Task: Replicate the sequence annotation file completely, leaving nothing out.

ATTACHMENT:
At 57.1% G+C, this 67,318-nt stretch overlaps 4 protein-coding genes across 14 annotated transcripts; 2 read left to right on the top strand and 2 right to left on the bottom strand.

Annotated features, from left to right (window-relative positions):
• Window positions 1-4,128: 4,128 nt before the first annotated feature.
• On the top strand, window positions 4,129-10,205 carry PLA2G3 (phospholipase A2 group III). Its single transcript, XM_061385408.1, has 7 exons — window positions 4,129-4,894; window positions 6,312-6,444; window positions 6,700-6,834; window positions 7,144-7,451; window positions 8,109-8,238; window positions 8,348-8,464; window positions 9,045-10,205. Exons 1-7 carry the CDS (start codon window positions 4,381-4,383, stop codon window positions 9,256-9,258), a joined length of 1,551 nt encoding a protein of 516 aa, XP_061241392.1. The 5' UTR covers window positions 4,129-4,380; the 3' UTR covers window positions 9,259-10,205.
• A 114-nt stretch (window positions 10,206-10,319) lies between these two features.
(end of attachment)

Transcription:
At 57.1% G+C, this 67,318-nt stretch overlaps 4 protein-coding genes across 14 annotated transcripts; 2 read left to right on the top strand and 2 right to left on the bottom strand.

Annotated features, from left to right (window-relative positions):
• Window positions 1-4,128: 4,128 nt before the first annotated feature.
• On the top strand, window positions 4,129-10,205 carry PLA2G3 (phospholipase A2 group III). Its single transcript, XM_061385408.1, has 7 exons — window positions 4,129-4,894; window positions 6,312-6,444; window positions 6,700-6,834; window positions 7,144-7,451; window positions 8,109-8,238; window positions 8,348-8,464; window positions 9,045-10,205. Exons 1-7 carry the CDS (start codon window positions 4,381-4,383, stop codon window positions 9,256-9,258), a joined length of 1,551 nt encoding a protein of 516 aa, XP_061241392.1. The 5' UTR covers window positions 4,129-4,380; the 3' UTR covers window positions 9,259-10,205.
• A 114-nt stretch (window positions 10,206-10,319) lies between these two features.